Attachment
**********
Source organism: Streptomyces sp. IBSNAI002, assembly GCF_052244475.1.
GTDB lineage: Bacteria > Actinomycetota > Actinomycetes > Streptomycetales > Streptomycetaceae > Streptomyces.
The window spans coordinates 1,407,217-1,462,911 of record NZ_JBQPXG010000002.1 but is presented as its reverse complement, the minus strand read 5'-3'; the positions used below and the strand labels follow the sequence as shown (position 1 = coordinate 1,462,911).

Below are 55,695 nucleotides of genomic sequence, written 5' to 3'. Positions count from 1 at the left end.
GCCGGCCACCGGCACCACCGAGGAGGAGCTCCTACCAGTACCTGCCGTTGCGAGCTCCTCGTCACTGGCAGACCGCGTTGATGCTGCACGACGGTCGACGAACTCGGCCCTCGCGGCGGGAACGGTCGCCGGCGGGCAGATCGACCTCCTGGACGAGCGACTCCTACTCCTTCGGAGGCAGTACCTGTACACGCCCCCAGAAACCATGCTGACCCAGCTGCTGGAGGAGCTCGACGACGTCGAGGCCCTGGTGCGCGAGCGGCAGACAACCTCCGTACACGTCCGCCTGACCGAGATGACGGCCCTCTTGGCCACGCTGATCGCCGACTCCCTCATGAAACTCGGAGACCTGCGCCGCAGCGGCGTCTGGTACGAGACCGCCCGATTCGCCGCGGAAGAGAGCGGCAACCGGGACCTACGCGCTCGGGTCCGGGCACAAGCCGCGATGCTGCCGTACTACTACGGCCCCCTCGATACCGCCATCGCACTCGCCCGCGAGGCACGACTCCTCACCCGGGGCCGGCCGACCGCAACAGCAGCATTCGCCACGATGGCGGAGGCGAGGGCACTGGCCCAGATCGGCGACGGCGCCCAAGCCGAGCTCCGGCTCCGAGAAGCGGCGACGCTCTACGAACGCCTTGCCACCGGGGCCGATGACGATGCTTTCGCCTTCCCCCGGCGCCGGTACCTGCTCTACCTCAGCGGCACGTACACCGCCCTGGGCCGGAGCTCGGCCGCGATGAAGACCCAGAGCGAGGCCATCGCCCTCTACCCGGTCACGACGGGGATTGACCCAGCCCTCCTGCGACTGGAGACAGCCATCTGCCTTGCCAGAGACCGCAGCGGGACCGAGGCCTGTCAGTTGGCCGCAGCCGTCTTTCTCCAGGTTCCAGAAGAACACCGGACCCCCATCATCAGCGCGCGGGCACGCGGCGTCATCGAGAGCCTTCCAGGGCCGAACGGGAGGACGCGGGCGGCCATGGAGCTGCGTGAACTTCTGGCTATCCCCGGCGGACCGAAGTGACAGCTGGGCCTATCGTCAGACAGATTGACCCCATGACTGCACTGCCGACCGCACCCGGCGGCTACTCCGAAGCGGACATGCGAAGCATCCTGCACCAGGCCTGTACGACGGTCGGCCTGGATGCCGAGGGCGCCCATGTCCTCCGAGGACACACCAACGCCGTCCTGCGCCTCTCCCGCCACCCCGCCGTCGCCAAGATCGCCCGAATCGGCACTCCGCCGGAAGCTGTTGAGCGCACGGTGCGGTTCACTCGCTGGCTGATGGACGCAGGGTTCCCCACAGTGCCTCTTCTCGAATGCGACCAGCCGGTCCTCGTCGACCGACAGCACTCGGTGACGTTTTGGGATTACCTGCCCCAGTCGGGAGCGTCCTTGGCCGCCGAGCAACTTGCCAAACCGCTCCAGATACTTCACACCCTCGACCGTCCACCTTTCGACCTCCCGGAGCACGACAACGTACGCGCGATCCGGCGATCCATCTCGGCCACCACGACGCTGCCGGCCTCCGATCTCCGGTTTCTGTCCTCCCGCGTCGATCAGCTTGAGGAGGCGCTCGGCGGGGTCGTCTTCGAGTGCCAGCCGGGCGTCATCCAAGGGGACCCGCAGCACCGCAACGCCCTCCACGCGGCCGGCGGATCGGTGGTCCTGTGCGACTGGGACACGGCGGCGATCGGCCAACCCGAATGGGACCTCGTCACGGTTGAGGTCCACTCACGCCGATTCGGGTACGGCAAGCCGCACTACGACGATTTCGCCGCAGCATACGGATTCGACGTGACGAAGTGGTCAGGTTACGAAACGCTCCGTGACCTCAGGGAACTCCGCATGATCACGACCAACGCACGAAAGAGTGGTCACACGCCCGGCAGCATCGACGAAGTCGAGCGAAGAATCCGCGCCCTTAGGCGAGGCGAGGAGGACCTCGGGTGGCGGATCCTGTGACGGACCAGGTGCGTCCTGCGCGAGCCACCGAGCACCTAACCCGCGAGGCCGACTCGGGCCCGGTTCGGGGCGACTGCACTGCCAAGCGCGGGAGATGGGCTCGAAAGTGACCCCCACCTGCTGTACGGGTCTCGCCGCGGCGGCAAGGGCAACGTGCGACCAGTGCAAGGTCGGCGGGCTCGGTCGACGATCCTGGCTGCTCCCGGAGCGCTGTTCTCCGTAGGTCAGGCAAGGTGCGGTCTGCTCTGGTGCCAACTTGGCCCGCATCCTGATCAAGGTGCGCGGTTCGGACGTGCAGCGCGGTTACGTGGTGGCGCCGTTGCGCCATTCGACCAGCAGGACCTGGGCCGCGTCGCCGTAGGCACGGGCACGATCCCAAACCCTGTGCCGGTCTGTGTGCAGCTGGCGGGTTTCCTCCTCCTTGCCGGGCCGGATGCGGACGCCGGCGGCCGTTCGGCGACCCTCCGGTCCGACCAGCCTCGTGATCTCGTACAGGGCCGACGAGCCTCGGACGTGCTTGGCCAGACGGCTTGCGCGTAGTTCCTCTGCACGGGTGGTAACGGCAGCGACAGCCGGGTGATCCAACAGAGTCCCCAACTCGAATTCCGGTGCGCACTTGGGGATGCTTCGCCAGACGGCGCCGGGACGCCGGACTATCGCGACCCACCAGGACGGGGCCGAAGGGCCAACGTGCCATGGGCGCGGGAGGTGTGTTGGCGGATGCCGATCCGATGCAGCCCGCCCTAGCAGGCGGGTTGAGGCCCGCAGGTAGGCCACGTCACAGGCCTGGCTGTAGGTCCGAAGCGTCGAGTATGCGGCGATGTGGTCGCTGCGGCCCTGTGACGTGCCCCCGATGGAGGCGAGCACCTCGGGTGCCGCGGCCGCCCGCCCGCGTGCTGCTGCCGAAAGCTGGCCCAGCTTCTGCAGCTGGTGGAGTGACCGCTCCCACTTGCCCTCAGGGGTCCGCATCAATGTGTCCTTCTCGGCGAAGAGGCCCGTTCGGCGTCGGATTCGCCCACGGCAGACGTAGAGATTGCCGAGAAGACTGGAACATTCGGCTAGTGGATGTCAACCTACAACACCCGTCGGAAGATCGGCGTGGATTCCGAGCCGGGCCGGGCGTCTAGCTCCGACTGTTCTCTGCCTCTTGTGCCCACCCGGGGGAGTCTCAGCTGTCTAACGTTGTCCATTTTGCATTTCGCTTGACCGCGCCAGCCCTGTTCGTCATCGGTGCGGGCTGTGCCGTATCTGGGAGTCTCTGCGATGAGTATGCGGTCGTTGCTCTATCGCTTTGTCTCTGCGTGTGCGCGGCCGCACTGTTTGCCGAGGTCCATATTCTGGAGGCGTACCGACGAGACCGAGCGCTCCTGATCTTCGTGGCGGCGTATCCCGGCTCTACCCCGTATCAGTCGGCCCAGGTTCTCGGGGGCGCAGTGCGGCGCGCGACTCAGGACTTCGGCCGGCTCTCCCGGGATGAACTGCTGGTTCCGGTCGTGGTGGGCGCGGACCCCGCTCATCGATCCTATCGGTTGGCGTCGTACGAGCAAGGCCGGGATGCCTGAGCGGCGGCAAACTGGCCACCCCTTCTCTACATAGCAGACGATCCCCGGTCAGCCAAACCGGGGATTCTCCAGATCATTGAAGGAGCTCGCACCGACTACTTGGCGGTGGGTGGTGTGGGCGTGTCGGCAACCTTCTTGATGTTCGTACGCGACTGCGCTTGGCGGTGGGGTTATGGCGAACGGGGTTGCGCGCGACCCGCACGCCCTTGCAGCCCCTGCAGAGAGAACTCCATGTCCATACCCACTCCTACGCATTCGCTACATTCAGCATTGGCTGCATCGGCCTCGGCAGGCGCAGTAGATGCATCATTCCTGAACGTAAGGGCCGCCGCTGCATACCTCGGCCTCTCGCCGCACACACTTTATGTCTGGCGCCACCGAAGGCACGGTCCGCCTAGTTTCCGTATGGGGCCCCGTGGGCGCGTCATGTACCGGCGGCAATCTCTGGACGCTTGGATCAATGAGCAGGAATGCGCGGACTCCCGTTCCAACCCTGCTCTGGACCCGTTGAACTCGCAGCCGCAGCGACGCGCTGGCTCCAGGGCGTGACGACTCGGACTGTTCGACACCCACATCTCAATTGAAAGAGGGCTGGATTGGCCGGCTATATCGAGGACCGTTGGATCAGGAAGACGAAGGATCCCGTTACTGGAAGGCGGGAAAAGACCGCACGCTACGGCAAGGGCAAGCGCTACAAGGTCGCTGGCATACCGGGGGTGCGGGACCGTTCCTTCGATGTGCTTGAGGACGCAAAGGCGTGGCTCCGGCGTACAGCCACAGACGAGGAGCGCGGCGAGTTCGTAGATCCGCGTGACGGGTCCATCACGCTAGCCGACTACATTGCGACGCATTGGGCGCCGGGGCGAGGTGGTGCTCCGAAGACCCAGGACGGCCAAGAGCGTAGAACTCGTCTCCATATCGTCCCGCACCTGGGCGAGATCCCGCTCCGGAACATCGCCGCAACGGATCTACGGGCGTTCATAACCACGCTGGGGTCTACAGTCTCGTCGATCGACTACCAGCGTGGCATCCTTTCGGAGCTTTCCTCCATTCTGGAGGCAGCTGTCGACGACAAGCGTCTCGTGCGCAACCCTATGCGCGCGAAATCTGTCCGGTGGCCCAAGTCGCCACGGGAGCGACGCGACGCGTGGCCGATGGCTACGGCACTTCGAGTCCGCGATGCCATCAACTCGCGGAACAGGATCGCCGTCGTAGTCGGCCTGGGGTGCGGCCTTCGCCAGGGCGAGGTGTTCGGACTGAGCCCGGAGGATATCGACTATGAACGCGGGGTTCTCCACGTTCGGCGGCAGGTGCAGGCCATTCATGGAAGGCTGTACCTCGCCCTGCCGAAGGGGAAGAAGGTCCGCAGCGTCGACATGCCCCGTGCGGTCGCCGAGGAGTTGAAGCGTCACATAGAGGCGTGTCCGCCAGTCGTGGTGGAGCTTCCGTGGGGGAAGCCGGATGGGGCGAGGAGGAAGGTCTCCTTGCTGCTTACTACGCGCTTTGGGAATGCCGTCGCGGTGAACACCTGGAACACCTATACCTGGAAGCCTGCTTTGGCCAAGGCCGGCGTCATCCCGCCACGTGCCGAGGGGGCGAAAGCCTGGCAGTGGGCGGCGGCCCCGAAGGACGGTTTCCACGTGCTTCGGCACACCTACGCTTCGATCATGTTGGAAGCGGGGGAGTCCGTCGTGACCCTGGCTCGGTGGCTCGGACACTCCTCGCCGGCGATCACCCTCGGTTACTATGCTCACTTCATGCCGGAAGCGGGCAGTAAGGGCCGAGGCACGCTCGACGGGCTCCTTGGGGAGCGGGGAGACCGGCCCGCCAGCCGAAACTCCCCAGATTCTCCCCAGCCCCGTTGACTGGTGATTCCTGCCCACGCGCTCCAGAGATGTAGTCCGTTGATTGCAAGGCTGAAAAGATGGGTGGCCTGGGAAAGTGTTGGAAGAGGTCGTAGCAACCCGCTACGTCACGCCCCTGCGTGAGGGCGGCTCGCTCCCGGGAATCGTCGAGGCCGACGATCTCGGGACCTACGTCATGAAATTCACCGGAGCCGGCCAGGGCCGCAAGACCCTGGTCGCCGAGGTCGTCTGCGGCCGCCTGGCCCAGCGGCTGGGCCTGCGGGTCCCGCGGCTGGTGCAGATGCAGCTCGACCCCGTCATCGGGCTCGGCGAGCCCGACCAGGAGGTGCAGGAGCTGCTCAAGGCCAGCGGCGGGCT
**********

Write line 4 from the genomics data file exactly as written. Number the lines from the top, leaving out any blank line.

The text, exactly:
Below are 55,695 nucleotides of genomic sequence, written 5' to 3'. Positions count from 1 at the left end.